The Time JFK Helped Superman Keep His Secret Identity

John Kennedy and Superman teamed up twice... both times after the president was killed.

The Time JFK Helped Superman Keep His Secret Identity

Superman and John F Kennedy seem like a match made in heaven - handsome men who represented everything positive about America. That means it should come as no surprise that the two were friends, and that JFK once helped Superman keep his identity secret by posing as Clark Kent.

In Action Comics #309 Superman was scheduled to go on a This Is Your LIfe type TV show, but the producers wanted to have his pal Clark Kent on as well. That would be a problem, clearly, as Superman is Clark Kent, so Kal-El turned to the man he trusted the most. John F Kennedy, wearing a Clark Kent mask, appeared on TV to take suspicion off of Superman's secret identity. Yes, JFK knew Clark was Superman and yes, he had nothing better to do than to appear in disguise on a TV show.

The second time Kennedy and Superman teamed up it was in the service of physical fitness. Kennedy enlisted the Man of Steel to promote his Presidential Physical FItness program, intended to keep American youth in shape (he'd have shit his pants if he saw the kids of today).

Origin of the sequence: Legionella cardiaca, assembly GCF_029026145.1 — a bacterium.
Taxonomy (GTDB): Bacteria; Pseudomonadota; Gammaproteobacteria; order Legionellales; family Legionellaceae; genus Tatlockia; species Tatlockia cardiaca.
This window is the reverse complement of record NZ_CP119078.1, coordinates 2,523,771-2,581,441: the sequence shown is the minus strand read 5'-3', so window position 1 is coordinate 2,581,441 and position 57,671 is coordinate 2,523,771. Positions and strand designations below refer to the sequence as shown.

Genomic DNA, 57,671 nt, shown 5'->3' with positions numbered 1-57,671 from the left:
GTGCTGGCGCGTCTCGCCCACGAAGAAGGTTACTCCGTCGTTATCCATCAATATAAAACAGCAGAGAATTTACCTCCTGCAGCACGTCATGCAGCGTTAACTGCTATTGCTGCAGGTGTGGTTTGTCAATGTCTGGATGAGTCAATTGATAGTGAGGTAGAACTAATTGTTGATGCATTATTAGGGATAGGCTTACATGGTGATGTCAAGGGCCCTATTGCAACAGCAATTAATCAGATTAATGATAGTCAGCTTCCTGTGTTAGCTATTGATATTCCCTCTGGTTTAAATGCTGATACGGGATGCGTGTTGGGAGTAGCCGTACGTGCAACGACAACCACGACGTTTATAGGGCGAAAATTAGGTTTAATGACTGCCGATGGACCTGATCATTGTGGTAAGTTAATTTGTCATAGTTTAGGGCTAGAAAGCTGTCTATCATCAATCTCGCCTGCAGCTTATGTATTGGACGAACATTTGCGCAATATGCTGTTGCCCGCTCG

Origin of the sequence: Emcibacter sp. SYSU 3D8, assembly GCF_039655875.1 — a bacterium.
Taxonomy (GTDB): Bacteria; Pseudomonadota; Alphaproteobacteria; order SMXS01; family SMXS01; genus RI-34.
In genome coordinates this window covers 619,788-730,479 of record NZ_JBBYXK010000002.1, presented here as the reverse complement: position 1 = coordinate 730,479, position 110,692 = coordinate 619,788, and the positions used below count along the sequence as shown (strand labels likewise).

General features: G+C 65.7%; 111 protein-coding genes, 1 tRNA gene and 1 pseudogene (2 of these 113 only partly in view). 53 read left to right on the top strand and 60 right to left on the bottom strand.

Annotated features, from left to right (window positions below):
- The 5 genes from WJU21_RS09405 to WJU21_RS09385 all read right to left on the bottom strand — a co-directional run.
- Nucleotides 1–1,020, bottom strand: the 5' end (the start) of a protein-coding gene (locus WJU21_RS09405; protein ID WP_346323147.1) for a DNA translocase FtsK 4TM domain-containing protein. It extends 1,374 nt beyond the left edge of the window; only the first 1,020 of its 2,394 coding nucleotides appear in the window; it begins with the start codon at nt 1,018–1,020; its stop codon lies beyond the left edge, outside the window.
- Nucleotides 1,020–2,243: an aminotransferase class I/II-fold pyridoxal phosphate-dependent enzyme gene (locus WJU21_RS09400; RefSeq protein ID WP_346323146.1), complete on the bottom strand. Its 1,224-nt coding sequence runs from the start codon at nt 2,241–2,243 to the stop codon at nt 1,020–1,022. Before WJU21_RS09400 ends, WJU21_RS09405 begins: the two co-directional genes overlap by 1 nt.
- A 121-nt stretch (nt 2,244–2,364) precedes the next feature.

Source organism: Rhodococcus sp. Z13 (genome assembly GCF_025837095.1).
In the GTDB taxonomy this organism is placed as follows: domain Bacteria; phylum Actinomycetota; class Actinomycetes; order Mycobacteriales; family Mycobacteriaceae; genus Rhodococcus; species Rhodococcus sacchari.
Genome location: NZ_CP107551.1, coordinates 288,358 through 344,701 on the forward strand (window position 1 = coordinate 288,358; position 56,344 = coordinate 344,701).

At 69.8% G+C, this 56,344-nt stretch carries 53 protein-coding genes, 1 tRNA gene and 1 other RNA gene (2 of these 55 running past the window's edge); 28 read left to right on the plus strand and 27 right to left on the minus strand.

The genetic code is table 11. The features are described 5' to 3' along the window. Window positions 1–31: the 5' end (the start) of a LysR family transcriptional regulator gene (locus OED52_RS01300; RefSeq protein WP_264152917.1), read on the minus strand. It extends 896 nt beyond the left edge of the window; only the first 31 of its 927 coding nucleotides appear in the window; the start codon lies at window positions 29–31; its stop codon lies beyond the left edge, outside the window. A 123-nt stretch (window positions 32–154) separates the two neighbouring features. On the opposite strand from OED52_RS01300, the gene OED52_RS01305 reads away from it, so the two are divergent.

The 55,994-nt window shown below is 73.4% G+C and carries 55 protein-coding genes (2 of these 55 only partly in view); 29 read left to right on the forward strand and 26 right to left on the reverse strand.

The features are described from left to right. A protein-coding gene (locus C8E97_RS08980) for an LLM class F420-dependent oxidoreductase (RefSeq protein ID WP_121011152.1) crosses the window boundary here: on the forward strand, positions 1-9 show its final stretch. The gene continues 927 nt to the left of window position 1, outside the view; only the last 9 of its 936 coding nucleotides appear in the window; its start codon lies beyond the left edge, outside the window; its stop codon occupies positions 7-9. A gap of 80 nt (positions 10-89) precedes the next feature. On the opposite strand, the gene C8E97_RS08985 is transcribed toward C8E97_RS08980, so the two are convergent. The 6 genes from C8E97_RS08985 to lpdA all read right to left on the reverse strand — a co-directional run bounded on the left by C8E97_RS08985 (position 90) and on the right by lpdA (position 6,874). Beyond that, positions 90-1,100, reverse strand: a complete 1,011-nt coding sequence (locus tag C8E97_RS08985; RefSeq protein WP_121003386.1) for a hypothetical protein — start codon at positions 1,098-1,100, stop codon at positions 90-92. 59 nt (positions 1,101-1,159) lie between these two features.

The comic was created in partnership with the Kennedy administration, and it was scheduled to be printed in Superman #168... which went to press right when Kennedy was assassinated. The story was swapped out with something that was sitting a drawer and it looked like Superman's battle for physical fitness would never see the light of day.

But it ended up running just two issues later at the insistence of the Johnson administration, which felt it would be a fitting tribute to the fallen president. DC did as LBJ wished, but they were skittish about putting the dead president on the cover, so they went with "What If Luthor Was Superman's Father?":

This story has recently been back in the news; Al Plastino, the artist, donated his work to Jackie Kennedy, thinking it would end up in the JFK Presidential Library. He was recently shocked to discover the art had never made it to the Library, and that it was scheduled to be sold in a JFK-related auction today. He sued to stop it, saying the art must have been stolen. As of today Heritage Auctions has taken the art off the block.

By the way, that story where JFK dresses as Clark Kent? It hit newstands a week after Kennedy's assassination, too late to be actually pulled. It had a great cover, though:

Devin Faraci's photo About the Author: A ten year veteran of writing for the web, Devin has built a reputation as a loud, uncompromising and honest voice – sometimes to the chagrin of his readers, but usually to their delight.
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